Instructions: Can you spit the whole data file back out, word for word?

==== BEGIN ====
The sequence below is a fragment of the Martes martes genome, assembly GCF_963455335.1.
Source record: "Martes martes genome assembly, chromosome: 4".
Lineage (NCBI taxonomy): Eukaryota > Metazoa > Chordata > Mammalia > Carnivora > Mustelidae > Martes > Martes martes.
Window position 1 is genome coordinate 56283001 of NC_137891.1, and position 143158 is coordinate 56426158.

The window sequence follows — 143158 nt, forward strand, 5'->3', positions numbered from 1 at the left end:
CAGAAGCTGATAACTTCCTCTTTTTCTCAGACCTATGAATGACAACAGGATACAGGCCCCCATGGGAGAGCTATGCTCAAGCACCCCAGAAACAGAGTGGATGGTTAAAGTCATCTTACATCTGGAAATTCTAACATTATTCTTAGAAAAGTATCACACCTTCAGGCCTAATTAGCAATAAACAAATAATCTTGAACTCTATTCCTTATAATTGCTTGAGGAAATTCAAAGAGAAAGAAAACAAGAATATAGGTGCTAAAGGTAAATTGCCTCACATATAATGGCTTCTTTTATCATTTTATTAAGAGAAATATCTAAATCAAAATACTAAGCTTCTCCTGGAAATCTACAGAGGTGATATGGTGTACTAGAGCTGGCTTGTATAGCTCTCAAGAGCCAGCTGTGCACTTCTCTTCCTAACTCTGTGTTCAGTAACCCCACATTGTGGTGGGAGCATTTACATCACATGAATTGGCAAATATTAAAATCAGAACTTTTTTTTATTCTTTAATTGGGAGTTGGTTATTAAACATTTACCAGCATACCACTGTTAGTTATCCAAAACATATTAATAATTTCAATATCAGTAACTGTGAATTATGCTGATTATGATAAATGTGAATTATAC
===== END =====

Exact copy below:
The sequence below is a fragment of the Martes martes genome, assembly GCF_963455335.1.
Source record: "Martes martes genome assembly, chromosome: 4".
Lineage (NCBI taxonomy): Eukaryota > Metazoa > Chordata > Mammalia > Carnivora > Mustelidae > Martes > Martes martes.
Window position 1 is genome coordinate 56283001 of NC_137891.1, and position 143158 is coordinate 56426158.

The window sequence follows — 143158 nt, forward strand, 5'->3', positions numbered from 1 at the left end:
CAGAAGCTGATAACTTCCTCTTTTTCTCAGACCTATGAATGACAACAGGATACAGGCCCCCATGGGAGAGCTATGCTCAAGCACCCCAGAAACAGAGTGGATGGTTAAAGTCATCTTACATCTGGAAATTCTAACATTATTCTTAGAAAAGTATCACACCTTCAGGCCTAATTAGCAATAAACAAATAATCTTGAACTCTATTCCTTATAATTGCTTGAGGAAATTCAAAGAGAAAGAAAACAAGAATATAGGTGCTAAAGGTAAATTGCCTCACATATAATGGCTTCTTTTATCATTTTATTAAGAGAAATATCTAAATCAAAATACTAAGCTTCTCCTGGAAATCTACAGAGGTGATATGGTGTACTAGAGCTGGCTTGTATAGCTCTCAAGAGCCAGCTGTGCACTTCTCTTCCTAACTCTGTGTTCAGTAACCCCACATTGTGGTGGGAGCATTTACATCACATGAATTGGCAAATATTAAAATCAGAACTTTTTTTTATTCTTTAATTGGGAGTTGGTTATTAAACATTTACCAGCATACCACTGTTAGTTATCCAAAACATATTAATAATTTCAATATCAGTAACTGTGAATTATGCTGATTATGATAAATGTGAATTATAC